Most internet users prefer to browse a user-friendly site since it is gives them less hassle in traversing from one page to another. It is for this reason that developers opt to use frames or linking a text to a particular site. Deep linking refers to the linking of a page deep within another website. This is used to offer links to some important information that the user can use. In this way, users have an easy access to educational instruments; for company and commercial use as well. (http://www2. selu. edu/Academics/FacultyExcellence/Pattie/DeepLinking/)

Framing, on the other hand, divides a browser into several frames. A user may find it easier to navigate from one page to another since the content of one link is displayed in another frame. Framing aids users in the navigation of a website. One legal liability of inserting a link into a webpage is that it makes the site liable for the distribution of the material which may be subject to copyright infringement. The concept on deep linking is quite different from that the use of frames since in the latter, the link opens in the same window but in a different frame.

However, in deep linking, the link is opened in a separate window. Framing is much easier to navigate compared to deep linking. 4. Define cybersquatting. How is it different from cyberpiracy? What type of intellectual property violation dose cybersquatting entail? Cybersquatting is the use of a domain name having the intention of taking advantage of the popularity of another company’s trademark. In most cases, cybersquatters register the domain first of their target company so that this company is forced to buy the domain name from the squatters at a higher price.

There are also instances when the domain name is used to any derogatory remarks about the target company. In order to gain more profits, squatters register various popular trademarks which is called typosquatting. In this case, it is highly possible for the owner of the trademark to buy the name. (http://www. tech-faq. com/cybersquatting. shtml) On the other hand, cyberpiracy happens when a one attempts to register an existing domain name in order to make profit. (Maloy, 2008) The crime or act on cybersquatting invades the privacy of the website owner.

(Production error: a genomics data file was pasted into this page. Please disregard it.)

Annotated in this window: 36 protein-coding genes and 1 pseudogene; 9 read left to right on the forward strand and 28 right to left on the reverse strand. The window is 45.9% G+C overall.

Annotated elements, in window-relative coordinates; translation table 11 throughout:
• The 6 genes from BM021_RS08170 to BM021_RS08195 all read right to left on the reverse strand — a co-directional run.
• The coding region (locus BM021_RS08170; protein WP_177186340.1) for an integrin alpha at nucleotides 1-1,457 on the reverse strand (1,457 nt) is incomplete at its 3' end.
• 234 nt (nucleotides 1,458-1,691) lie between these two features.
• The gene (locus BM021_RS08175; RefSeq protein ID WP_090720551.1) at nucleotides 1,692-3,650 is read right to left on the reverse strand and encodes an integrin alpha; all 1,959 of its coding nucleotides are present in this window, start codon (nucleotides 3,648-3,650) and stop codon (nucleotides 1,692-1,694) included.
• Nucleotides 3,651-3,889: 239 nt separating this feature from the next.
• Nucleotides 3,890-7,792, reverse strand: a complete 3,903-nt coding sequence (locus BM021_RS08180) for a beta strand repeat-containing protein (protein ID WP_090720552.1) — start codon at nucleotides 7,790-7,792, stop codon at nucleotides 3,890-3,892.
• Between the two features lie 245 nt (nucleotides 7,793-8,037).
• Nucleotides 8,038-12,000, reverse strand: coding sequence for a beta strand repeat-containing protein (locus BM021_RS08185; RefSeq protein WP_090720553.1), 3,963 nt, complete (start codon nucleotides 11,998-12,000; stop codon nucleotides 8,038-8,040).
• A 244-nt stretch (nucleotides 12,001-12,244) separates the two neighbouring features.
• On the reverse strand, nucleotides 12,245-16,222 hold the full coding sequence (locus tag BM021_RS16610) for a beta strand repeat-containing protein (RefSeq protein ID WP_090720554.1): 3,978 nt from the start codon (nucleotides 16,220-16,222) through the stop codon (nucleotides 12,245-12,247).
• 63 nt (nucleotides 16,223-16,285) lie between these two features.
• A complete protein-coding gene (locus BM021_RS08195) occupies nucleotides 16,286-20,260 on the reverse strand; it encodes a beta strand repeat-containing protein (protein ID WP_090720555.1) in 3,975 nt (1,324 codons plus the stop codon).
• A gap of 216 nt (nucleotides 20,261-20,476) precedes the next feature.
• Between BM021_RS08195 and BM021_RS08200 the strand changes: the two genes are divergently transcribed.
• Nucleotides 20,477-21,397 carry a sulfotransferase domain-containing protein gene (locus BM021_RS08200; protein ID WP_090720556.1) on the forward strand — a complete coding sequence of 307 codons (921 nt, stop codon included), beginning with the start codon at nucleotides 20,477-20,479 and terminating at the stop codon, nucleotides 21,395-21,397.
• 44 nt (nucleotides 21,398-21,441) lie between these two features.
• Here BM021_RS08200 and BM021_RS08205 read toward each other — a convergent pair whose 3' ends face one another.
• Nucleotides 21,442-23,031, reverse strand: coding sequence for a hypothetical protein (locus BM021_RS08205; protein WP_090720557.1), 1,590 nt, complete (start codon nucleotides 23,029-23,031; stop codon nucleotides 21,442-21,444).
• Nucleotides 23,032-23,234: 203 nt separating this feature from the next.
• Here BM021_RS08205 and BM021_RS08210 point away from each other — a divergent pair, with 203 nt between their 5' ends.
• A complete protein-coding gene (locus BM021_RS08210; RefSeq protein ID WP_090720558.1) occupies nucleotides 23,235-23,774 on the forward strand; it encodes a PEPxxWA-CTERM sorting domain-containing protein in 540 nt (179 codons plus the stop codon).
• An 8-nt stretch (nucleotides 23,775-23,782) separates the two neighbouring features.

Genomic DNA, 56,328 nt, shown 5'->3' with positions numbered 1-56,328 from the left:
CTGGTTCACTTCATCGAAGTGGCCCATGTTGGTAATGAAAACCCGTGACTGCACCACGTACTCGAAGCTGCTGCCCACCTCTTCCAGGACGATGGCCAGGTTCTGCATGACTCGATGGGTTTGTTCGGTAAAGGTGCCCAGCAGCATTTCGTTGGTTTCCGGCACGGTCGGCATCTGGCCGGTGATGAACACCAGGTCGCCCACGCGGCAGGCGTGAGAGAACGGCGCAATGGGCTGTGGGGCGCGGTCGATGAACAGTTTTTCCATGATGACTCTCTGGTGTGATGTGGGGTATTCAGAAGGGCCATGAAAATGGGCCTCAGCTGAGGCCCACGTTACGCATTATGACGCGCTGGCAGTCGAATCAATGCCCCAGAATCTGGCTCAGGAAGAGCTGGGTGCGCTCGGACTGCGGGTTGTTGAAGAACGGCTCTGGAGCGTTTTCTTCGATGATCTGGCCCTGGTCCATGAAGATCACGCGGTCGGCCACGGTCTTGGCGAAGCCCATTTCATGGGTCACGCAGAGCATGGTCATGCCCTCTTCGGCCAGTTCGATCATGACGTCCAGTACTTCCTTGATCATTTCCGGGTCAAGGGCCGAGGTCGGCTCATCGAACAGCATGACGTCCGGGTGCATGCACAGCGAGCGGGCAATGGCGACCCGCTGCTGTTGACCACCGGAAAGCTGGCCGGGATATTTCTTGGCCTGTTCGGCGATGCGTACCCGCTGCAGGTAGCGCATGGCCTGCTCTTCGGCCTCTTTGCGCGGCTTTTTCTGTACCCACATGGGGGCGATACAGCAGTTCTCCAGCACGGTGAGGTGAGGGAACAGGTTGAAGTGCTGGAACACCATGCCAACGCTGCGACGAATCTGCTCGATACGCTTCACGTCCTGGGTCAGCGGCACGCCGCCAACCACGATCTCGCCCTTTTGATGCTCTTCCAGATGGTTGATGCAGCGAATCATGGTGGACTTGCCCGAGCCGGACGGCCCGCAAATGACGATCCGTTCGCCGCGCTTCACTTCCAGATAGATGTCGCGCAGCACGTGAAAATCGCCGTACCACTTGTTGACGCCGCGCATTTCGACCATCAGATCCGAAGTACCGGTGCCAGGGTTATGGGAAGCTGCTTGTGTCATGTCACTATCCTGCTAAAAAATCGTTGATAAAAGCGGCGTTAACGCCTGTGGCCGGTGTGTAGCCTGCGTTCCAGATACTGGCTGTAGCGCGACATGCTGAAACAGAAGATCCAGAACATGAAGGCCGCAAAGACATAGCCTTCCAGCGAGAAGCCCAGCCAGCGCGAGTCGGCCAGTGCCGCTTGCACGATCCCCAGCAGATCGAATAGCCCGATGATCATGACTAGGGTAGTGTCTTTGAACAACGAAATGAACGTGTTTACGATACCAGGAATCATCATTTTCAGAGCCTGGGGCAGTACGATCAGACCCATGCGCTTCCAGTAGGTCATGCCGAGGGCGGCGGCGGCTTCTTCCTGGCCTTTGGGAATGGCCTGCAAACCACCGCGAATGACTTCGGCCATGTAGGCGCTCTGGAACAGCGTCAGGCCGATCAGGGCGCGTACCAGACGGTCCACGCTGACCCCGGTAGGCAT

This act also gets the right of the original owner of the site to “own” the site in which he had paid for. In addition, these squatters, somehow, deceives the owner by making him pay the name at a higher price. This is an act which needs to be given much attention. If not, more and more cybersquatters may take advantage of the situation and may make a lot of money out of this illegal act. References: Campbell, G. (2000). Deep Linking. Retrieved on May 13, 2009 at [WWW] http://www2. selu. edu/Academics/FacultyExcellence/Pattie/DeepLinking/. Maloy,R. (2008). Cyberpiracy.

Retrieved on May 13, 2009 at [WWW] http://www. law. suffolk. edu/highlights/stuorgs/jhtl/book_reviews/2008_2009/Watts. pdf. Oz,Netlaw. (2008). Developing a business website. Retrieved on May 13, 2009 at [WWW] http://www. oznetlaw. net/forBusiness/Developabusinesswebsite/Linkorframeawebsite/tabid/4586/Default. aspx. Tech-FAQ. (2009). What is Cybersquatting?. Retrieved on May 13, 2009 at [WWW] http://www. tech-faq. com/cybersquatting. shtml. UCLA. (2001). The Digital Millennium Copyright Act. Retrieved on May 13, 2009 at [WWW] http://www. gseis. ucla. edu/iclp/dmca1. htm.